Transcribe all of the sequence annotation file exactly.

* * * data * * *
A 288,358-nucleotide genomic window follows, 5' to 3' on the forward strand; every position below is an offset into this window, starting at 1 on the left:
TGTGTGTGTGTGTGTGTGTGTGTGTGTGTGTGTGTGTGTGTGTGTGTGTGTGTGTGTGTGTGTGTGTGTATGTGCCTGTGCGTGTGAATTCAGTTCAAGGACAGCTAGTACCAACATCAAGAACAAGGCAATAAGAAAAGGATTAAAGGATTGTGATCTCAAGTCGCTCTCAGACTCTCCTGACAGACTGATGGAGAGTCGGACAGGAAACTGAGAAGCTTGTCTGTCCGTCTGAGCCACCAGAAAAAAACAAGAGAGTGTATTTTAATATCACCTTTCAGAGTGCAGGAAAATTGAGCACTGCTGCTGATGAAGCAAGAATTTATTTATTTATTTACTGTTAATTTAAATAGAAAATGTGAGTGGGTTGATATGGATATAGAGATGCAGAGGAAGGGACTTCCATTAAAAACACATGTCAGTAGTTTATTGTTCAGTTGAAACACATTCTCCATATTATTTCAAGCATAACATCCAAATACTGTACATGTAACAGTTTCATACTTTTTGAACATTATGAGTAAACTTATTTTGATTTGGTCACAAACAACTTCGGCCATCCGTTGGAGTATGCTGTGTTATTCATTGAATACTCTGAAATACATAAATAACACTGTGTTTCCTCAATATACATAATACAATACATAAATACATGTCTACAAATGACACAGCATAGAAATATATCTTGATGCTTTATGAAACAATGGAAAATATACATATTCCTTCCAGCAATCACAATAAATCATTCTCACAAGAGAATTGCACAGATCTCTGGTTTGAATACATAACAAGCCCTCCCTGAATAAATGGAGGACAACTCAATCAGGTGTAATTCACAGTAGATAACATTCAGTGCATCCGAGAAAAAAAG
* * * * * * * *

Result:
A 288,358-nucleotide genomic window follows, 5' to 3' on the forward strand; every position below is an offset into this window, starting at 1 on the left:
TGTGTGTGTGTGTGTGTGTGTGTGTGTGTGTGTGTGTGTGTGTGTGTGTGTGTGTGTGTGTGTGTGTGTATGTGCCTGTGCGTGTGAATTCAGTTCAAGGACAGCTAGTACCAACATCAAGAACAAGGCAATAAGAAAAGGATTAAAGGATTGTGATCTCAAGTCGCTCTCAGACTCTCCTGACAGACTGATGGAGAGTCGGACAGGAAACTGAGAAGCTTGTCTGTCCGTCTGAGCCACCAGAAAAAAACAAGAGAGTGTATTTTAATATCACCTTTCAGAGTGCAGGAAAATTGAGCACTGCTGCTGATGAAGCAAGAATTTATTTATTTATTTACTGTTAATTTAAATAGAAAATGTGAGTGGGTTGATATGGATATAGAGATGCAGAGGAAGGGACTTCCATTAAAAACACATGTCAGTAGTTTATTGTTCAGTTGAAACACATTCTCCATATTATTTCAAGCATAACATCCAAATACTGTACATGTAACAGTTTCATACTTTTTGAACATTATGAGTAAACTTATTTTGATTTGGTCACAAACAACTTCGGCCATCCGTTGGAGTATGCTGTGTTATTCATTGAATACTCTGAAATACATAAATAACACTGTGTTTCCTCAATATACATAATACAATACATAAATACATGTCTACAAATGACACAGCATAGAAATATATCTTGATGCTTTATGAAACAATGGAAAATATACATATTCCTTCCAGCAATCACAATAAATCATTCTCACAAGAGAATTGCACAGATCTCTGGTTTGAATACATAACAAGCCCTCCCTGAATAAATGGAGGACAACTCAATCAGGTGTAATTCACAGTAGATAACATTCAGTGCATCCGAGAAAAAAAG